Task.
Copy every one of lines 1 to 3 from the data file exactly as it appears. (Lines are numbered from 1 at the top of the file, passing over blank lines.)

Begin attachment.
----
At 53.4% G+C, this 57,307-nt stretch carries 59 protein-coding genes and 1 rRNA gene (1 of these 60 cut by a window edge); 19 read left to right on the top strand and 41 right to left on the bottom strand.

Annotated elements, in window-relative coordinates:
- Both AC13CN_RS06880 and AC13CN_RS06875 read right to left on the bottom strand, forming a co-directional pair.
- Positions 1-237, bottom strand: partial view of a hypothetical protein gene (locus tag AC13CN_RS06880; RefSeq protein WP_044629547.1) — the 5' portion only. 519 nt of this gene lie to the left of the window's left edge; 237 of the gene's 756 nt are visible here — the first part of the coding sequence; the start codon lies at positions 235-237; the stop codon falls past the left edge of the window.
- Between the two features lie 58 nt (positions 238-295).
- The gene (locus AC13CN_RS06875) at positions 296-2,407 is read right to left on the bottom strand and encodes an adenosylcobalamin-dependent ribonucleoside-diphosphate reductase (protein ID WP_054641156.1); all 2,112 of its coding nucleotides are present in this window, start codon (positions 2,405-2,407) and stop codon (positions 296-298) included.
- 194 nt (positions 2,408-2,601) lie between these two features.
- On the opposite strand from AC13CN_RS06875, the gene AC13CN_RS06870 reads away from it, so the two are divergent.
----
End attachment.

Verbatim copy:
At 53.4% G+C, this 57,307-nt stretch carries 59 protein-coding genes and 1 rRNA gene (1 of these 60 cut by a window edge); 19 read left to right on the top strand and 41 right to left on the bottom strand.

Annotated elements, in window-relative coordinates:
- Both AC13CN_RS06880 and AC13CN_RS06875 read right to left on the bottom strand, forming a co-directional pair.